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California sees worst epidemic of whooping cough in 50 years

California warned on June 23 that the state has recorded a large number of pertussis or whooping cough cases so far this year, the worst in 50 years.

As of June 15, the state has received reports of 910 cases of pertusssis compared to 219 cases recorded last year for the same period.  Five infants all under three months had died from the disease this year.

Local health departments are reportedly investigating additional 600 possible cases, the state government says in the statement.

"Whooping cough is now an epidemic in California," Dr. Mark Horton, director of Department of Public Health. "Children should be vaccinated against the disease and parents, family members and caregivers of infants need a booster shot."

Particularly at risk of pertussis are unimmunized or incompletely immunized young infants.  Among the deaths from the disease recorded in the state, more than 80 percent have been Hispanic since 1998.

 

What do you need to know

Pertussis (whooping cough)

This is a very contagious yet vaccine-preventable infection caused by a type of bacteria called Bordetella pertussis, which can cause the disease in infants, children and adults.  Infants who are too young to get vaccinated are particularly at a higher risk. It is the most common disease that vaccines can prevent.

Pertussis Symptoms

The symptoms is similar to those for the common cold including running nose or congestion, sneezing, or mild cough or fever.  The cough can be become severe after 1 to 2 weeks and infants and children with the disease can cough violently and rapidly.  

Infants are most vulnerable for the disease.  One in 20 infants with pertussis get pneumonia and one in 100 have convulsions and in rare cases, infants with the disease die.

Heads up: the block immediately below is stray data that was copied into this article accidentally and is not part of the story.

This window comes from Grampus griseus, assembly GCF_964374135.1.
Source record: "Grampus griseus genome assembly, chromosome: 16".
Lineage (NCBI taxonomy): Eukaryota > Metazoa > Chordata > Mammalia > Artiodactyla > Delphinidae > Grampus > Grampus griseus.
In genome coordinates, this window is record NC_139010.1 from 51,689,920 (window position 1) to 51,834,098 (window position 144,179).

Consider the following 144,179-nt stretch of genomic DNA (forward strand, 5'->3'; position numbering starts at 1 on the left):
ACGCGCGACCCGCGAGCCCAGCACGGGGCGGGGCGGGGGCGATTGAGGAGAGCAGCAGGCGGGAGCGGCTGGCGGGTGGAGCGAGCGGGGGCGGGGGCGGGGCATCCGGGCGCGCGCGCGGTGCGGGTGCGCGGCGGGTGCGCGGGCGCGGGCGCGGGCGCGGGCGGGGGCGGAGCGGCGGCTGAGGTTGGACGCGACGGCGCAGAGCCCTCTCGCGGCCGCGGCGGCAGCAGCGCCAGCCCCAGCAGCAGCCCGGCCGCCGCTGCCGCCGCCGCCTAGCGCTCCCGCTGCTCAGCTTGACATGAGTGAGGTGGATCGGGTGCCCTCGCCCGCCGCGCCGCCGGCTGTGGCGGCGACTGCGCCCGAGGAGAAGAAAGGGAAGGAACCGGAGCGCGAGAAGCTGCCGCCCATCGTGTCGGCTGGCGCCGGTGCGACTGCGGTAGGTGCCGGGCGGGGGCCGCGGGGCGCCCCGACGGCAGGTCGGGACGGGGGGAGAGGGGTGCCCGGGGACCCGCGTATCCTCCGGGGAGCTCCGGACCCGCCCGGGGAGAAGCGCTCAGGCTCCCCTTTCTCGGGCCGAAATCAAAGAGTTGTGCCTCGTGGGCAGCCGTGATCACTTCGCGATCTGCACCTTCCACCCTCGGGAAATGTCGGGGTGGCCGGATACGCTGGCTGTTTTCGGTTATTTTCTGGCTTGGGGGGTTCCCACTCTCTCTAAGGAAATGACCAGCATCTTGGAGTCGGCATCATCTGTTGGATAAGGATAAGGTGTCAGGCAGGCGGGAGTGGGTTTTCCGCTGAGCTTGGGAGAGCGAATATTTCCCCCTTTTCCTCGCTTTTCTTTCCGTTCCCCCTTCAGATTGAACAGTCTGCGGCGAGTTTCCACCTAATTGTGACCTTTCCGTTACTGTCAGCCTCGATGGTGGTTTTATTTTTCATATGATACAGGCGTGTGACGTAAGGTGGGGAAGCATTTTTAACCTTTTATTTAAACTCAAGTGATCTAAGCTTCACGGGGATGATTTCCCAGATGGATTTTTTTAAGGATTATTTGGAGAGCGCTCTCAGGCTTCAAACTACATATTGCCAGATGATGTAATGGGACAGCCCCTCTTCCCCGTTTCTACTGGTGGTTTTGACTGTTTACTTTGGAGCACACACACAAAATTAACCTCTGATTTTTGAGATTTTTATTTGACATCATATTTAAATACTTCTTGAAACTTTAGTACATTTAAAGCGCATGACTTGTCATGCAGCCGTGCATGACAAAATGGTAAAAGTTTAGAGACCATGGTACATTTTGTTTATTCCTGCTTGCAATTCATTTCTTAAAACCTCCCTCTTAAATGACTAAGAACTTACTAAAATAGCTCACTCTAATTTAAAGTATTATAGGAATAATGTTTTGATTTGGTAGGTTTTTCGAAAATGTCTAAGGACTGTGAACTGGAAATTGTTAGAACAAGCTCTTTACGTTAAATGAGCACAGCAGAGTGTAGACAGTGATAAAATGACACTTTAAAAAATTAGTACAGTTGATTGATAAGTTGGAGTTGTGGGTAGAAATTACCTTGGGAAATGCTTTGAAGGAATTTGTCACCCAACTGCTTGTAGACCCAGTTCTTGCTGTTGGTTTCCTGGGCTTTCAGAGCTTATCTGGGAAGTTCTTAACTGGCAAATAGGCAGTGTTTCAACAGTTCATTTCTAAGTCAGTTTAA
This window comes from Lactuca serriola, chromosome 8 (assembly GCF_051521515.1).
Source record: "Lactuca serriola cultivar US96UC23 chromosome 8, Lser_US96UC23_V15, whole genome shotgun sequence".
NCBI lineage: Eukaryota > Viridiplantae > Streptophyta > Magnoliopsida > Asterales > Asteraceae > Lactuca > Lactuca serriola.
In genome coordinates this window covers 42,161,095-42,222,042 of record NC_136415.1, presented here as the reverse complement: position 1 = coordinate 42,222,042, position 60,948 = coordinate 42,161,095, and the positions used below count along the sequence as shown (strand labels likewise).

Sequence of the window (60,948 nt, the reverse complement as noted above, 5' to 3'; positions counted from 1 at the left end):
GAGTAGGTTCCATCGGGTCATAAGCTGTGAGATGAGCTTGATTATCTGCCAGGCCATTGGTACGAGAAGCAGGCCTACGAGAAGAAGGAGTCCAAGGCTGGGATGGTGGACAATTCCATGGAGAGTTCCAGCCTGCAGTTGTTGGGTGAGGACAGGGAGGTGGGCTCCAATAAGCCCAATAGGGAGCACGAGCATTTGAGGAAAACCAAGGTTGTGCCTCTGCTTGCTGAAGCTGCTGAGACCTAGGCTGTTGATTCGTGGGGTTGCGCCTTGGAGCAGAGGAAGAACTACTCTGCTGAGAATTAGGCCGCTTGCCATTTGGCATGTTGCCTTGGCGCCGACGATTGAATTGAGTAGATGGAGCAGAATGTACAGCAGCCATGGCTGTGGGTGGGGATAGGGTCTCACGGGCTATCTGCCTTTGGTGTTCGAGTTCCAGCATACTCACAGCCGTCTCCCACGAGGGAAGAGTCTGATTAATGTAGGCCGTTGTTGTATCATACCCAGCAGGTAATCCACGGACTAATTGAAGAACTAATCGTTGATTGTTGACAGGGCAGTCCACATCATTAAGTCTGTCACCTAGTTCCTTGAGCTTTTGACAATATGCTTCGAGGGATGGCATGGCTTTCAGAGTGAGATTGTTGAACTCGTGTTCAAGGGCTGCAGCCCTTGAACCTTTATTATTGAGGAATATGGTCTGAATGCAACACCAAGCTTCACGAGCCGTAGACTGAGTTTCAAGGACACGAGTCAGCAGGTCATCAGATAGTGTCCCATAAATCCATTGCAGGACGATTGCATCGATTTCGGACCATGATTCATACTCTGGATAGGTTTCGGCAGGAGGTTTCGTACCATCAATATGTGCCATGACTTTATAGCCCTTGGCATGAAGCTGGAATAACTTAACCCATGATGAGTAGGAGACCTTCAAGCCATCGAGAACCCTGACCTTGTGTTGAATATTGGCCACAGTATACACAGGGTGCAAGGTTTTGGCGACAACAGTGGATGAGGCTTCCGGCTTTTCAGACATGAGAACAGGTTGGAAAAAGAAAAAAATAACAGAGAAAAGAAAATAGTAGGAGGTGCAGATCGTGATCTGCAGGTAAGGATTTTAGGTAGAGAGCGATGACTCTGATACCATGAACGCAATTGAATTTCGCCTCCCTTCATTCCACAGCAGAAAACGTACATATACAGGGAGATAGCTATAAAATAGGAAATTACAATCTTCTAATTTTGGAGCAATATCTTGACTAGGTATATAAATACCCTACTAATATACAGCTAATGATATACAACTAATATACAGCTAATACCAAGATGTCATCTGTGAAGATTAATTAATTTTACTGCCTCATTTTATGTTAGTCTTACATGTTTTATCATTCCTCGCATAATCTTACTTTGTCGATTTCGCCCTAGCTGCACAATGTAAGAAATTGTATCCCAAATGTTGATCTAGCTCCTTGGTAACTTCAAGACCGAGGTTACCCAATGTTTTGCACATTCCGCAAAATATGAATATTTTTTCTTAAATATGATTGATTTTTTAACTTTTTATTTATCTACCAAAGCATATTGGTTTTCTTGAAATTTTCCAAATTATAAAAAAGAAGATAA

How Pertussis Spreads

Pertussis can spread from person to person through the air.  Infants are at high risk when parents suffer the disease.

Pertussis in the United States

The disease has been on the rise since the 1980s particularly among teens aged 10 to 19 years of age and babies less than 6 months of age, according to the Centers for Disease Control and Prevention.

The disease affected more than 13,000 people and killed 18 nationally 2008.

Pertussis prevention

The CDC says the best way to prevent pertussis is to get vaccinated. For children a vaccine called DTaP is recommended to prevent pertussis and also diphtheria and tetanus.

The protective effect does not last too long so children need five shots to prevent the diseases. The first three shots should be administered at 2,4,6 months of age and the fourth is given between 15 and 18 months and the fifth is given when the child enters school at the age of 4 to 6 years.

Alternatives for pertussis prevention

Although many nutrients like vitamin c and D are well known to enhance the immunity against bacterial infections, few studies intended to prove any alternative may help prevent pertussis.

Regardless, it is assumed that not everyone is at the same risk for the disease and those who have some underlying conditions like compromised immunity may be at high risk for the disease.

By David Liu

(The article may contain some content from the CDC)